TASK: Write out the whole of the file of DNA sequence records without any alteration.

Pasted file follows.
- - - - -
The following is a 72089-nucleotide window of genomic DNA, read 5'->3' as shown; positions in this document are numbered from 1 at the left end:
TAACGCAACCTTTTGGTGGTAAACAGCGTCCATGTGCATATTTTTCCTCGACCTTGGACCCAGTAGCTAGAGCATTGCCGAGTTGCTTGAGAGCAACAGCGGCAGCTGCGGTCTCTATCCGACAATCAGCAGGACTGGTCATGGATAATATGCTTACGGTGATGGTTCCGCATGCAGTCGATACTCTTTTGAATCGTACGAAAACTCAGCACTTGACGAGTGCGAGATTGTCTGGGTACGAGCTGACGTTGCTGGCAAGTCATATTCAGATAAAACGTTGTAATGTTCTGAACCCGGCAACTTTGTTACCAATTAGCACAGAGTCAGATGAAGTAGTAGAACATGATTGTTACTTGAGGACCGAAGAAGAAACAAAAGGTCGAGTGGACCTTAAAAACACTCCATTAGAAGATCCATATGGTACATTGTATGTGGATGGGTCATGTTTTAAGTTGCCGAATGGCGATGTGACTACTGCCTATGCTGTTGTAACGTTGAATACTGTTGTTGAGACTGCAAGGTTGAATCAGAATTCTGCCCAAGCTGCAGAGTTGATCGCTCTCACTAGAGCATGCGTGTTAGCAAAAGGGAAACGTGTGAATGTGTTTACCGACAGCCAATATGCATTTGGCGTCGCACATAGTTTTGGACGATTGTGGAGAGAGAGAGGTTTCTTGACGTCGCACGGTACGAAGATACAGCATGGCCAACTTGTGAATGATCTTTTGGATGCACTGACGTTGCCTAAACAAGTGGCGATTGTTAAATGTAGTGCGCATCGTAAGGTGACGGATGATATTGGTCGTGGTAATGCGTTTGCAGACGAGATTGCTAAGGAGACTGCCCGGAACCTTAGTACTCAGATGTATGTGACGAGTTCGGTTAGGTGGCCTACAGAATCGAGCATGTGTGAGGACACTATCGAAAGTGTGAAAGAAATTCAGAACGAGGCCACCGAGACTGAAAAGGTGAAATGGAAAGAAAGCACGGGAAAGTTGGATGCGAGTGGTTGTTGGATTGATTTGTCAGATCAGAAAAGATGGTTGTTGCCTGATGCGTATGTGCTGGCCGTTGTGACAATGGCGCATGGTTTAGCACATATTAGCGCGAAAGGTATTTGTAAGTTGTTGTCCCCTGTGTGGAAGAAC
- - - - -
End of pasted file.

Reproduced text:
The following is a 72089-nucleotide window of genomic DNA, read 5'->3' as shown; positions in this document are numbered from 1 at the left end:
TAACGCAACCTTTTGGTGGTAAACAGCGTCCATGTGCATATTTTTCCTCGACCTTGGACCCAGTAGCTAGAGCATTGCCGAGTTGCTTGAGAGCAACAGCGGCAGCTGCGGTCTCTATCCGACAATCAGCAGGACTGGTCATGGATAATATGCTTACGGTGATGGTTCCGCATGCAGTCGATACTCTTTTGAATCGTACGAAAACTCAGCACTTGACGAGTGCGAGATTGTCTGGGTACGAGCTGACGTTGCTGGCAAGTCATATTCAGATAAAACGTTGTAATGTTCTGAACCCGGCAACTTTGTTACCAATTAGCACAGAGTCAGATGAAGTAGTAGAACATGATTGTTACTTGAGGACCGAAGAAGAAACAAAAGGTCGAGTGGACCTTAAAAACACTCCATTAGAAGATCCATATGGTACATTGTATGTGGATGGGTCATGTTTTAAGTTGCCGAATGGCGATGTGACTACTGCCTATGCTGTTGTAACGTTGAATACTGTTGTTGAGACTGCAAGGTTGAATCAGAATTCTGCCCAAGCTGCAGAGTTGATCGCTCTCACTAGAGCATGCGTGTTAGCAAAAGGGAAACGTGTGAATGTGTTTACCGACAGCCAATATGCATTTGGCGTCGCACATAGTTTTGGACGATTGTGGAGAGAGAGAGGTTTCTTGACGTCGCACGGTACGAAGATACAGCATGGCCAACTTGTGAATGATCTTTTGGATGCACTGACGTTGCCTAAACAAGTGGCGATTGTTAAATGTAGTGCGCATCGTAAGGTGACGGATGATATTGGTCGTGGTAATGCGTTTGCAGACGAGATTGCTAAGGAGACTGCCCGGAACCTTAGTACTCAGATGTATGTGACGAGTTCGGTTAGGTGGCCTACAGAATCGAGCATGTGTGAGGACACTATCGAAAGTGTGAAAGAAATTCAGAACGAGGCCACCGAGACTGAAAAGGTGAAATGGAAAGAAAGCACGGGAAAGTTGGATGCGAGTGGTTGTTGGATTGATTTGTCAGATCAGAAAAGATGGTTGTTGCCTGATGCGTATGTGCTGGCCGTTGTGACAATGGCGCATGGTTTAGCACATATTAGCGCGAAAGGTATTTGTAAGTTGTTGTCCCCTGTGTGGAAGAAC